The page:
The only struggle she recalls during her life was when the banks failed but she is grateful it all turned out well. During the years of her life she thinks being positive, seeing good in people and belonging to clubs and church have led to her happy life with lots of friends. Barbara doesn’t regret anything, it is done, and she believes you must just keep on going. The person that most influenced Barbara was her mother: “she always had faith in me, and she trusted me”. She is grateful for her many friends and greatly appreciates her dear friend Nancy Pittman. She says “I am fortunate to have her in my life. She helps me with many things I am unable to handle she is a very caring person”. Barbara drove an automobile until she was 94 and still drives a scooter around Leisure World to go to the Health Care Center, the Lutheran Church and an occasional meeting.
Barbara wanted to add: “if you are searching for direction in your life, find a church you like and are comfortable in and leave it in God’s hands. Get involved in doing things for others, someone else, not just for yourself. Live for today, don’t worry about yesterday or tomorrow. Just do your best for today”.
Clifford Pederson is a 101 year old World War II veteran who has lived in Mutual 2 for 30 years. He grew up in Massachusetts, married and raised a family there. After his first wife died at 50, he moved to California to be close to his two daughters. Clifford met his second wife, Georgia, here in Leisure World and they were married for 20 years. He is the father of four children and has nine great grandchildren and one great great grandchild. His advice to them is to get advanced education and he is concerned about enough jobs for their futures.
Childhood memories include listening to a friend’s radio (which was a new invention). They listened to the Yankees playing in the World Series as Babe Ruth hit a home run. He also listened as Charles Lindbergh landed his plane near Paris after flying solo across the Atlantic in 1927. When he was six years old and out playing ball, he doubled up with pain. The Dr. came over, took him to the hospital, parked the car and then came in and performed an appendectomy. However his appendix had ruptured and he spent a month in the hospital.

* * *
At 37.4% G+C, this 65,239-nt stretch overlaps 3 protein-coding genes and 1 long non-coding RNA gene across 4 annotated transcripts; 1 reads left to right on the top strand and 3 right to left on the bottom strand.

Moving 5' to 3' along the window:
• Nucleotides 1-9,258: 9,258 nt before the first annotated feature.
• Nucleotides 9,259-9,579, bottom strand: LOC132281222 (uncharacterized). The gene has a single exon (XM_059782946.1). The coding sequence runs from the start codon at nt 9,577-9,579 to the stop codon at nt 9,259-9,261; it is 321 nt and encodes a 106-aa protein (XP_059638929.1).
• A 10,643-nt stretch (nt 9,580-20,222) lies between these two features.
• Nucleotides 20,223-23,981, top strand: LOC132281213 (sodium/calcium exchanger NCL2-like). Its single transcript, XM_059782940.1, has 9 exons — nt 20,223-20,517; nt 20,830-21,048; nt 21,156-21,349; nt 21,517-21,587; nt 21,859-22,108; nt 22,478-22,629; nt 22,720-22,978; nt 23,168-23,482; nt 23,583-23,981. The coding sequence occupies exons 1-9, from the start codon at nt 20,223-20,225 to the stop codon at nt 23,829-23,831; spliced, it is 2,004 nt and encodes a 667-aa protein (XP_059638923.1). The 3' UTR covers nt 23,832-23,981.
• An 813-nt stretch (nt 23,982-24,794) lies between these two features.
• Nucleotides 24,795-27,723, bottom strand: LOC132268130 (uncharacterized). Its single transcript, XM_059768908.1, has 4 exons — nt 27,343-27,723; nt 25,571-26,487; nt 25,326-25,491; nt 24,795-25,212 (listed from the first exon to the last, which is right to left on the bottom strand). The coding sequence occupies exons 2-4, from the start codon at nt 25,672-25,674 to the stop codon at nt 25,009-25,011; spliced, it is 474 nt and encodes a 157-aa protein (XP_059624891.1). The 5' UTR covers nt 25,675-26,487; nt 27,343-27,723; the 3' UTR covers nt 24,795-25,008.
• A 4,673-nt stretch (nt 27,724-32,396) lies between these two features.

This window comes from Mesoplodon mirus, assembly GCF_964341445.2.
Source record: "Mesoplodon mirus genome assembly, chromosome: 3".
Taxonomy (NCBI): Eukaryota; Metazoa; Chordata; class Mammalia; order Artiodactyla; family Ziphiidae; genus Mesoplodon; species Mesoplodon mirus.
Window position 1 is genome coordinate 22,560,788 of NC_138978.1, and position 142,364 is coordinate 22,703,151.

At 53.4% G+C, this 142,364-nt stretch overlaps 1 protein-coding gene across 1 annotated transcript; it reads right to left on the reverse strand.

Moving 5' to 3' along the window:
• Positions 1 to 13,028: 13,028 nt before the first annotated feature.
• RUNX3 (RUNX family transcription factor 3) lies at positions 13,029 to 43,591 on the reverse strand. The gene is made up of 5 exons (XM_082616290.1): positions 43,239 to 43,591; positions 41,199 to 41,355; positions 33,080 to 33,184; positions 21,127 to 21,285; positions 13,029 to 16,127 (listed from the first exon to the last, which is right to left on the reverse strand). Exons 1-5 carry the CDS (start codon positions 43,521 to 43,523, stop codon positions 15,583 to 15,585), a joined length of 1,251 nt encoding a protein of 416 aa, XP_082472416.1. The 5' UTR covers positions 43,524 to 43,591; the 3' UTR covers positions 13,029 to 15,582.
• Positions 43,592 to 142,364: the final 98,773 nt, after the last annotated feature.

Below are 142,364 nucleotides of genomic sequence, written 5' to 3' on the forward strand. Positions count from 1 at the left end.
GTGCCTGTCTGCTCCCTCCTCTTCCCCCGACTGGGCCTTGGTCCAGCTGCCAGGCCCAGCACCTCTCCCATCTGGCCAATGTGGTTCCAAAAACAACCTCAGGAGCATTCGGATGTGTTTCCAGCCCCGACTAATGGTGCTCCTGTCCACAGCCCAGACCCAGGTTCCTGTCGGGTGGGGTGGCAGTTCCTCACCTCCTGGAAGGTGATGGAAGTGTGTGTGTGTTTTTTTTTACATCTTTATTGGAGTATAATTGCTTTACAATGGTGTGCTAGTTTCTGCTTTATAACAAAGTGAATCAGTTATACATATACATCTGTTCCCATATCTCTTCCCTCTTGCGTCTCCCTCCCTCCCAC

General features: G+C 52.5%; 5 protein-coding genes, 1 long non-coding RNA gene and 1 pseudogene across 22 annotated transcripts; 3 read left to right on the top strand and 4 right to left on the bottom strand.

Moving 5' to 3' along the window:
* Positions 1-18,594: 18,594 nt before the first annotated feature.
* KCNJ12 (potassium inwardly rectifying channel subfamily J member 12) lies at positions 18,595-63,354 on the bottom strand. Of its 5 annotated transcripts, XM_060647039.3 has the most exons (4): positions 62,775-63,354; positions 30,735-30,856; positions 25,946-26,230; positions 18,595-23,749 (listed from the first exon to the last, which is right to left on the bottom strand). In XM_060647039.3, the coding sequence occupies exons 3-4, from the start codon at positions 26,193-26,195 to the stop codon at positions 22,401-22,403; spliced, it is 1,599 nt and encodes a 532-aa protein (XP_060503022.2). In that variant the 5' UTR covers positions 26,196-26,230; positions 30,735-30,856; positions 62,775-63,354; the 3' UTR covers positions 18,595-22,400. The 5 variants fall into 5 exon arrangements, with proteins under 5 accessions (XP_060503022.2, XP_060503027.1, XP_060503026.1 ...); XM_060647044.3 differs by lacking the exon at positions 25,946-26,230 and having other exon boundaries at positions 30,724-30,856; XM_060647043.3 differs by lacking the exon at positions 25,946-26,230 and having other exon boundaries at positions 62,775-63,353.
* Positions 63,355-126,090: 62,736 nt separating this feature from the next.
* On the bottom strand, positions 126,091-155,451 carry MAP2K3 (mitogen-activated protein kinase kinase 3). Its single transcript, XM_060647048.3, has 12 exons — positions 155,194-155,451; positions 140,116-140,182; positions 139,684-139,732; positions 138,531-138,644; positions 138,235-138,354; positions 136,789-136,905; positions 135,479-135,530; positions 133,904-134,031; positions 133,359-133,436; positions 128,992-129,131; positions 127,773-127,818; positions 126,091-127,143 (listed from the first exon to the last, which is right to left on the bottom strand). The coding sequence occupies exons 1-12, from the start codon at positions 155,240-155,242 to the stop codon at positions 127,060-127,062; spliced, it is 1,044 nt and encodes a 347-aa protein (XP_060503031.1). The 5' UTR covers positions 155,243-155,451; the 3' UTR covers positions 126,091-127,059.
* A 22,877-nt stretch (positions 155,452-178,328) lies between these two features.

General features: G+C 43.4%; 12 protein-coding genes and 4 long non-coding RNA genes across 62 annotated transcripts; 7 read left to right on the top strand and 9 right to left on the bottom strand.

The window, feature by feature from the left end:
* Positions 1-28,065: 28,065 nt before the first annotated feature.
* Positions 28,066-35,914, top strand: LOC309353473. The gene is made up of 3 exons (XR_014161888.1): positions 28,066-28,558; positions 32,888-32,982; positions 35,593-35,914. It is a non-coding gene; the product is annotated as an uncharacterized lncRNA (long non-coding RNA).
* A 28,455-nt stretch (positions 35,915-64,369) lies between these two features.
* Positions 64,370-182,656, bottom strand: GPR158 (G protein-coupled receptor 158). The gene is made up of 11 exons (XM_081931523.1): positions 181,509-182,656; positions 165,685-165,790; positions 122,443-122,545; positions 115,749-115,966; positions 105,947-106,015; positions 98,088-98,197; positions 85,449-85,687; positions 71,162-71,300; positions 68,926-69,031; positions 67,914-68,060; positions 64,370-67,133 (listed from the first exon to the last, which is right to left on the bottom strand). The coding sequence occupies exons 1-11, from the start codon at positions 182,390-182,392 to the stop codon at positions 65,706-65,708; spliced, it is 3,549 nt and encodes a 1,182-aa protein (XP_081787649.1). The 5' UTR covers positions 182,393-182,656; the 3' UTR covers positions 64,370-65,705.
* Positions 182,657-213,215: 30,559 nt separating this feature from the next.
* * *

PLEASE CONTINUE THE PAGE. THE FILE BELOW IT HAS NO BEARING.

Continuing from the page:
Clifford has never backed away from hard work. As a ten year old, Clifford worked on a farm after school and in the summer. He worked nine hours a day, six days a week at $1.25 an hour. He made $7.50 a week, gave $5.00 to his mother and had $2.00 for himself. When the farm ran out of money, Clifford as a high-school student took a train into Boston and worked as an office boy at an insurance agency.
Playing hockey in high-school was Clifford’s dream as a teenager, Saving his money, he bought the most expensive skates and excelled on the team. However, the skates were stolen ending his skating career.
WWII started and Clifford wanted to be a pilot, but he is color blind and couldn’t pass the test even though he took it five times. He joined the army and served in the Mediterranean. He remembers crossing the Atlantic from New York to Ireland in the Queen Mary. A little known fact was that the ship hit a mine sweeper on their voyage and cut the mine sweeper in half. They didn’t want the Germans to know and it was said to be the best kept secret of the war. A few years ago, Clifford was part of the Honor Flight Society which went to Washington D.C. for a weekend to see the WWII Memorial and others. A highlight of his trip was meeting Senator Bob Dole. He was also very impressed with Fort Mc Henry.